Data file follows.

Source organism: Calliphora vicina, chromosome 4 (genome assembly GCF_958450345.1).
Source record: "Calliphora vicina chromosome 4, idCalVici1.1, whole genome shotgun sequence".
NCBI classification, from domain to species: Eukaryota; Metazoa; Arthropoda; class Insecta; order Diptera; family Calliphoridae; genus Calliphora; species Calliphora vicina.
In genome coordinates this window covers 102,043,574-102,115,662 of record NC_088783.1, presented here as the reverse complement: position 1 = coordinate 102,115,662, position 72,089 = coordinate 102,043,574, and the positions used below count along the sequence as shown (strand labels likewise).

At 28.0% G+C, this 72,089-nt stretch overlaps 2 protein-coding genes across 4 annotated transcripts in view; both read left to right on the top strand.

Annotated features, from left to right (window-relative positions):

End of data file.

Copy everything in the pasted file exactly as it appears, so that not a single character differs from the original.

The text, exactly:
Source organism: Calliphora vicina, chromosome 4 (genome assembly GCF_958450345.1).
Source record: "Calliphora vicina chromosome 4, idCalVici1.1, whole genome shotgun sequence".
NCBI classification, from domain to species: Eukaryota; Metazoa; Arthropoda; class Insecta; order Diptera; family Calliphoridae; genus Calliphora; species Calliphora vicina.
In genome coordinates this window covers 102,043,574-102,115,662 of record NC_088783.1, presented here as the reverse complement: position 1 = coordinate 102,115,662, position 72,089 = coordinate 102,043,574, and the positions used below count along the sequence as shown (strand labels likewise).

At 28.0% G+C, this 72,089-nt stretch overlaps 2 protein-coding genes across 4 annotated transcripts in view; both read left to right on the top strand.

Annotated features, from left to right (window-relative positions):